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Window's Live Messenger and Multiple Charities

Tech Companies: Steal This Idea from Mr. Softy!

I’M intrigued by the new cause-related marketing campaign Microsoft is promoting right now called the “i’m Initiative.” Sign up with the i’m Initiative in the United States and every time you use Window’s Live Messenger Microsoft will make a donation to one of nine designated charities.

The money for the donation comes from splitting ad revenue, which echoes the way Seth Godin’s Squidoo.com makes charitable donations.

As currently constituted the nine charities are: American Red Cross; Boys & Girls Clubs of America; The National Aids Fund; National Multiple Sclerosis Society; ninemillion.org; The Sierra Club; StopGlobalWarming.org; Susan G. Komen; and UNICEF.

The most recent survey of IM users that I’m familiar with comes from the Pew Internet & American Life Project, published in September 2004. They found that 42 percent of American Internet users, or 53 million people, used IM. The heaviest usage is among Gen Y (age 18-27). Pew reported that 46 percent of Gen Y used IM more than email and that the largest portion of people…35 percent… who use IM for an hour or more a day are Gen Yers.

In short, IM appeals to Gen Y the way a welcoming barnyard appeals to farm animals.

Microsoft’s signup page is certainly illustrated with Gen Yers, leading me to believe that’s their target with this promotion.

There’s a lot to like here. There’s no cap on the amount that can go to one of the nine charities, but all are guaranteed a minimum of $100,000 this first year. Likewise, as of right now, the i’m Initiative will be a permanent part of their business plan. That, too, is reminiscent of Squidoo.com. They've also built in a capacity for Live Messenger fans to spread the word virally using the theme "i'm making a difference."

I have two small reservations.

The mix of charities is a curious one if they are indeed targeting Gen Y. The Red Cross, MS Society, UNICEF… and to a lesser degree the Sierra Club and Susan G. Komen… are slightly fusty choices. I’m not saying they’re unworthy of the program’s support (or your support or mine, for that matter). Only that these causes are most likely to appeal to an older generation. But maybe Microsoft is just hedging its bets that older people will sign up, too.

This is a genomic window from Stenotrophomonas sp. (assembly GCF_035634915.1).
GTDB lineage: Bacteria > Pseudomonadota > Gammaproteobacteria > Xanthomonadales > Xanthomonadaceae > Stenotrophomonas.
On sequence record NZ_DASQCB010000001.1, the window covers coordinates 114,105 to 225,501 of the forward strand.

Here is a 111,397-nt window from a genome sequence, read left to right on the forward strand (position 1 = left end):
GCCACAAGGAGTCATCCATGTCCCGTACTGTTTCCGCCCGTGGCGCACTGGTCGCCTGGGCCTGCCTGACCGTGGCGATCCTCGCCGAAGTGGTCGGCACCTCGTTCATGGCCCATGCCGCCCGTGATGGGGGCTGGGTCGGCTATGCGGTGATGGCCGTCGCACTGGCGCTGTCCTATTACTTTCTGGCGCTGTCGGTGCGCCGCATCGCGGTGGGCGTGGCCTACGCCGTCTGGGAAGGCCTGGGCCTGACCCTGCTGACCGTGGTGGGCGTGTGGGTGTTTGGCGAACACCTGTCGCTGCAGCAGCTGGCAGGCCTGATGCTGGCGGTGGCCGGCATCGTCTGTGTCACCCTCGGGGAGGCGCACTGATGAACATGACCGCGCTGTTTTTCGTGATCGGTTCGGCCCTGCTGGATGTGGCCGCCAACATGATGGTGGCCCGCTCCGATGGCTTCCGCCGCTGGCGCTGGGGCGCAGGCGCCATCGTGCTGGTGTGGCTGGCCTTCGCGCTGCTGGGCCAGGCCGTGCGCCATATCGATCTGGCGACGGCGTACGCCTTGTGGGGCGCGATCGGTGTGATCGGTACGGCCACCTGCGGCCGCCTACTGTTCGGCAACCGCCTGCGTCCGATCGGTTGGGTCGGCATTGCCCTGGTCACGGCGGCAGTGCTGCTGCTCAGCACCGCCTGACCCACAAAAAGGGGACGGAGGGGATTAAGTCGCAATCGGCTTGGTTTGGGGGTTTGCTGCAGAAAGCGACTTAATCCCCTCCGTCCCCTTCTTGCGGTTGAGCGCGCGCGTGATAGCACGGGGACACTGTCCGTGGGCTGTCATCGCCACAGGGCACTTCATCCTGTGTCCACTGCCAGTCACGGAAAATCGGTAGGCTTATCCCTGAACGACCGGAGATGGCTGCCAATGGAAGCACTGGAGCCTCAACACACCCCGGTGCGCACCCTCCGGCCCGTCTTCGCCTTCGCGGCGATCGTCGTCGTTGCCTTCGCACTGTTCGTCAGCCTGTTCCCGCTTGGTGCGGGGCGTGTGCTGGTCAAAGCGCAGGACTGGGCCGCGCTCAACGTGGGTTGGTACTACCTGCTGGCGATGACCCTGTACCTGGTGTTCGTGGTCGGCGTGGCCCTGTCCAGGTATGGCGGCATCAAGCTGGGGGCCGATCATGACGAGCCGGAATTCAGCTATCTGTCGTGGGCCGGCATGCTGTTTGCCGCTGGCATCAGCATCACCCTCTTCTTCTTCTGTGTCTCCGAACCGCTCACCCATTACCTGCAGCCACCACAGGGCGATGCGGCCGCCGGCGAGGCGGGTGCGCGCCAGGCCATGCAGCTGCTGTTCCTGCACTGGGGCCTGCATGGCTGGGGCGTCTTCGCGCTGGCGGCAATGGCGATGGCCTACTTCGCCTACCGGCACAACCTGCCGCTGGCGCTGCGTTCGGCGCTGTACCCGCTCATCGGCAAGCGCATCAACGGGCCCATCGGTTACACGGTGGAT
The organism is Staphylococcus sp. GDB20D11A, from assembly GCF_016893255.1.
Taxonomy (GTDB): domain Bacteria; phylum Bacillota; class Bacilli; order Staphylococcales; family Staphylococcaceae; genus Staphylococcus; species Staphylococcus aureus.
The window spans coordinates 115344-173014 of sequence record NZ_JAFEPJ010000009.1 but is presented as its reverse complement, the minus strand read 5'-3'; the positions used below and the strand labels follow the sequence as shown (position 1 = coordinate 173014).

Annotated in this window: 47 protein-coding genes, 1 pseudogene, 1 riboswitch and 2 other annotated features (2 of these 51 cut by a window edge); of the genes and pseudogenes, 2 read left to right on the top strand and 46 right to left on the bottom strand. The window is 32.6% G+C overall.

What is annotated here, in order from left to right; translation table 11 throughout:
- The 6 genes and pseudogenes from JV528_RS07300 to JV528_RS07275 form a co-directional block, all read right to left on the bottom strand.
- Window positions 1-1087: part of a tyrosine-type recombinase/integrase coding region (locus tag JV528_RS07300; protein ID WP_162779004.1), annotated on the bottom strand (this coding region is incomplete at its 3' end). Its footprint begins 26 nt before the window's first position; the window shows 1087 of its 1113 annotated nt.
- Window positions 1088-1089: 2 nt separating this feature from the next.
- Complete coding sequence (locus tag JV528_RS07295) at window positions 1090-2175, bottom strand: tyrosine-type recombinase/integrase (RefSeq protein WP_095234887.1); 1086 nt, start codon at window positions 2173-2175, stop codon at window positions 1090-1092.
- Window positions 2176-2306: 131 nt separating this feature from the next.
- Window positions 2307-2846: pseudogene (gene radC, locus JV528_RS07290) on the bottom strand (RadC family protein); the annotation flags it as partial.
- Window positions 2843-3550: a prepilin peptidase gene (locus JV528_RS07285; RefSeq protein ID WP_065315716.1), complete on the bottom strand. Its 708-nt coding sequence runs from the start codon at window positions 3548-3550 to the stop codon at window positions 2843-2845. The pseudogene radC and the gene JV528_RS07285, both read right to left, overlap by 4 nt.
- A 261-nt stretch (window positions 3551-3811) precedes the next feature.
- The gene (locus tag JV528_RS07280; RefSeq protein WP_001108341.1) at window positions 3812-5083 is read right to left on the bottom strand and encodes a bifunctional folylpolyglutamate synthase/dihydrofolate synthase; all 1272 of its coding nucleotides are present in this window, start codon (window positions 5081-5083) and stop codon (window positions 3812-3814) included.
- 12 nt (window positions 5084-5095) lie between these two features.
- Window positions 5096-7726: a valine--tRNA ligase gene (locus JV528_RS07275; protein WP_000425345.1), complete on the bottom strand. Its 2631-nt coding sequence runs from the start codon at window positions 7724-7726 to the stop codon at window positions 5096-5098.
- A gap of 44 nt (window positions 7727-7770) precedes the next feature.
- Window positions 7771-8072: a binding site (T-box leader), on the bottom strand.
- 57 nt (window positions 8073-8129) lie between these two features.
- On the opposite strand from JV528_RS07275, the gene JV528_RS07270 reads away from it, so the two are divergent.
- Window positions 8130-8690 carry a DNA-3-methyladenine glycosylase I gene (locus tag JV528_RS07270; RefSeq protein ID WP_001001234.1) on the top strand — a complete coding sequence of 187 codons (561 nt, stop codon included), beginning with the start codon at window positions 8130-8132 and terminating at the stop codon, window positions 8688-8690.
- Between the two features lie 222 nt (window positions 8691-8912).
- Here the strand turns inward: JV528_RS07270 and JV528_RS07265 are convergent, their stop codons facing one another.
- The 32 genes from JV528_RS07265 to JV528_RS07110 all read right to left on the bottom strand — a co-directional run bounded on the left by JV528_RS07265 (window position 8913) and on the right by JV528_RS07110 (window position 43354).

My second reservation has to do with having to choose just one charity to support. Unless I’m missing something, it seems to me like it would be a simple matter to allow someone to support multiple charities at once; say, The Sierra Club and StopGlobalWarming.org. Or, the Red Cross, UNICEF and ninemillion.org. Why not allow the option to split on a percentage basis the revenue generated by each call among multiple charities? Or, why not split it by month such that UNICEF gets the proceeds from your messaging in January, the National AIDS Fund in February, etc.?

I'M in hopes that this promotion will fly. Because just as Mr. Softy has borrowed a page from Squidoo, there will be a lot of web-based endeavors that will steal from Microsoft if it works.

Comments

I think it's great that Microsoft is using a business goal to stimulate a charitable goal. I just wish they'd use the technology available through the internet to point donors to all of the charities working in the US or the world, and let donors choose which ones to give to.

By picking the few brand name chariteis on the list the rich get richer and the small non profits working in neighborhoods all over the world continue to struggle to find resources.

This could change if doners were pointed to directories listing all chairites, with sort features that could narrow down choices by cause, or by zip code. Thus, if someone chose a zip code of Chicago without a Boys & Girls Club, maybe other youth serving organizations in that area would get some help.

I host a Program Locator at http://www.tutormentorconnection.org that illustrates how maps and databases could help donors focus on all charities in a single category in a big city, rather than just the few brand name groups.

There's many areas where this same concept could be applied, and would lead to a better distribution of resources to more place.
Stas said…
We have exactly what you seek. We have a search engine that benefits charities. Most of the money on the internet is made by search engines. What we've done is set up a search engine with 2 added features. First, the ad revenue we collect is shared with charities. Second, you can select which charity you want to benefit. It is no cost to you or your favorite charity and if your charity is not in our databesa, you can add it. It's called Searchgive.com. I hope you like it.
Anonymous said…
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